Spinoza. I did not pick Spinoza because of the sound, but I did make him a DJ because DJs spin. The origin of the Spinoza character goes like this. I took Spinoza's Ethics with me on a train ride from Ankara to Istanbul in the winter of 2001. It's a pretty slow overnight, but back then you could get a private compartment for cheap, and I like trains. So when I started reading the Ethics in that compartment, it hit me how sad and funny it was. Like, I was actually giggling. First of all, Spinoza's axioms. In the seventeenth century, axioms were thought of as something universal because self-evident, but Spinoza's axioms are the perfect demonstration that what's self-evident for one person is not necessarily self-evident for anyone else in the whole wide world.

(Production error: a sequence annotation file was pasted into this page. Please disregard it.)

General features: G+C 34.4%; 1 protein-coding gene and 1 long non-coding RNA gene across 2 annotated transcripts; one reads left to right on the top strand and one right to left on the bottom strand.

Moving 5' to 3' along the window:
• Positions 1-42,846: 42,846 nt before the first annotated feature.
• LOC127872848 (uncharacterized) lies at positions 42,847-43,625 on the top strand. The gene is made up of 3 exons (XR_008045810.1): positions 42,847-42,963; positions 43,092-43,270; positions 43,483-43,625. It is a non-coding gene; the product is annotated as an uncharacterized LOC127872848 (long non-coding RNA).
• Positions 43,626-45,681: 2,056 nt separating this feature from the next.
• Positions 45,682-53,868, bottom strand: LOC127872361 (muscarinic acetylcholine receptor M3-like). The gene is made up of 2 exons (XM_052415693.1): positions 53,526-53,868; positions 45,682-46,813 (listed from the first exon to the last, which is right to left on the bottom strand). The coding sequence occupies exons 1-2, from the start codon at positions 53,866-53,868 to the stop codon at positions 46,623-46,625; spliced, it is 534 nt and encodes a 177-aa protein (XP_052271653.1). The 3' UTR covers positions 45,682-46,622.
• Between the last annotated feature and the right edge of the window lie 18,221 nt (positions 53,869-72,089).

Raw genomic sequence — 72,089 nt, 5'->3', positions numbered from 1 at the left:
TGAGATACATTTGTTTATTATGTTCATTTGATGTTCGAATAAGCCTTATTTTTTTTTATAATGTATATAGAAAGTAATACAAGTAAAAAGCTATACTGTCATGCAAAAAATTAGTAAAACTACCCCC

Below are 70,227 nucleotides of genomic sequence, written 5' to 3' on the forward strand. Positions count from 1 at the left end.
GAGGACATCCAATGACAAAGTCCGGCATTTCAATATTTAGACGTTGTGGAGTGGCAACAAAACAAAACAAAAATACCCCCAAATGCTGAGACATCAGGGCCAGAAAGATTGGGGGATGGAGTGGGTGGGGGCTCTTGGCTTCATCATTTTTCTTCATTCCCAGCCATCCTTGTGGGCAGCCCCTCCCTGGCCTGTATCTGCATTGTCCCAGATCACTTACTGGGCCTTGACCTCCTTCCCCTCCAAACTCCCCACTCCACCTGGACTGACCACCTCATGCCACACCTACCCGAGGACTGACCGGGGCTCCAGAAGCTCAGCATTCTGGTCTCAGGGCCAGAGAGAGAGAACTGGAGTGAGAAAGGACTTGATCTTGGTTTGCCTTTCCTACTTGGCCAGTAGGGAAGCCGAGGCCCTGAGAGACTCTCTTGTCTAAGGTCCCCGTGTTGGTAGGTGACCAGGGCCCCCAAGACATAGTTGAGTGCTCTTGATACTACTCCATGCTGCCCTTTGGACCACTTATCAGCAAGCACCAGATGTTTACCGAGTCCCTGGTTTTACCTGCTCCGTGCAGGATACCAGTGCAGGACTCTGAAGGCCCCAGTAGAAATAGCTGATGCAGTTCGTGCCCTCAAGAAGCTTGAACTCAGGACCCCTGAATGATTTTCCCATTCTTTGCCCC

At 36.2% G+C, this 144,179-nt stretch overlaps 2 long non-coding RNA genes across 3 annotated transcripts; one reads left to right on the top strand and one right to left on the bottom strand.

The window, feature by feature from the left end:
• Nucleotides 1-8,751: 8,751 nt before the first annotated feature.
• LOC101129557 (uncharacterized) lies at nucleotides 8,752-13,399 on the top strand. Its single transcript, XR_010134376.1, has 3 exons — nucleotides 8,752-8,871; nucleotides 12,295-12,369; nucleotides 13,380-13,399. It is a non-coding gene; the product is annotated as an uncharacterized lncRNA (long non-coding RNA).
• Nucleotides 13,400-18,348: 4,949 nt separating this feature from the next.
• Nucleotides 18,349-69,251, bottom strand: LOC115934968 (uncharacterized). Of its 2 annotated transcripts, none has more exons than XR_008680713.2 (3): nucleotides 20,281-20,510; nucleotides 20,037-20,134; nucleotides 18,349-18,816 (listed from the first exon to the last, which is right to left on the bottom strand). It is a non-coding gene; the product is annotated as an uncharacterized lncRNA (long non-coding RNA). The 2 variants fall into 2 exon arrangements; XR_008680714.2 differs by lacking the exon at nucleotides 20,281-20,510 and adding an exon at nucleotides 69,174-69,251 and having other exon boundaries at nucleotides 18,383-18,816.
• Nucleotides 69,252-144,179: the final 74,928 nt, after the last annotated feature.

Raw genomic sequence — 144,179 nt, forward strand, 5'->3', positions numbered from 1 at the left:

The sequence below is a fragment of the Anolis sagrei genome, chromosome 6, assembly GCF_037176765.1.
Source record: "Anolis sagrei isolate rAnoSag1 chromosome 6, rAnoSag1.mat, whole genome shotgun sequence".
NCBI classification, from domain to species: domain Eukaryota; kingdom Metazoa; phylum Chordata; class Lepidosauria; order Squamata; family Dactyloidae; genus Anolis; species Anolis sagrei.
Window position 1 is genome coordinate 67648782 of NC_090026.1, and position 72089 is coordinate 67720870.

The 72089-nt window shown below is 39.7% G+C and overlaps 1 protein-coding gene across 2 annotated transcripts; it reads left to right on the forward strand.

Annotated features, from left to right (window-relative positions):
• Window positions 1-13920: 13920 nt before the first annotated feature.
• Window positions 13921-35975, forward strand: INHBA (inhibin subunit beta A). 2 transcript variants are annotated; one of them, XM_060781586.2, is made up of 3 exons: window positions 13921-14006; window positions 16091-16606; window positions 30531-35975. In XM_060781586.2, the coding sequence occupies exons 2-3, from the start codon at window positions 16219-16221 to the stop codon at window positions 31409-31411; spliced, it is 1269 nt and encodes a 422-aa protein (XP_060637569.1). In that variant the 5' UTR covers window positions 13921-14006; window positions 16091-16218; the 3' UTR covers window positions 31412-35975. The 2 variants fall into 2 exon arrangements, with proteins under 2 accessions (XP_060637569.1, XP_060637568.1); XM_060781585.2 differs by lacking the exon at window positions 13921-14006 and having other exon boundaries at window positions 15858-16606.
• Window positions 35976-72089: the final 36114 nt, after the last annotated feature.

Second, the rationalist project: Spinoza thinks that if you find these axioms and then build theorems from them—he calls it operating more geometrico because it's the application of Euclid's method to philosophy—you can know everything that can be known, including all the truths about God and freedom and love. What's wrong with that? Well: a) we now have non-Euclidean geometries, which means that Euclid is no longer the true science of real space, but one construct among many, with his axioms being demoted to postulates; b) we also have Gödel's incompleteness theorems, which demonstrate that no axiomatic system, no matter how perfect, will allow you to prove or disprove all statements possible in that system—basically, no system is capable of demonstrating all truths. Finally, c) the very idea of doing mathematics in natural language with all its fuzziness and liability to puns also seems like a gross misjudgment. But the whole project is so beautiful and admirable—and tragic because of the built-in failures. So it's rationalism, but it's lyrical and lonely.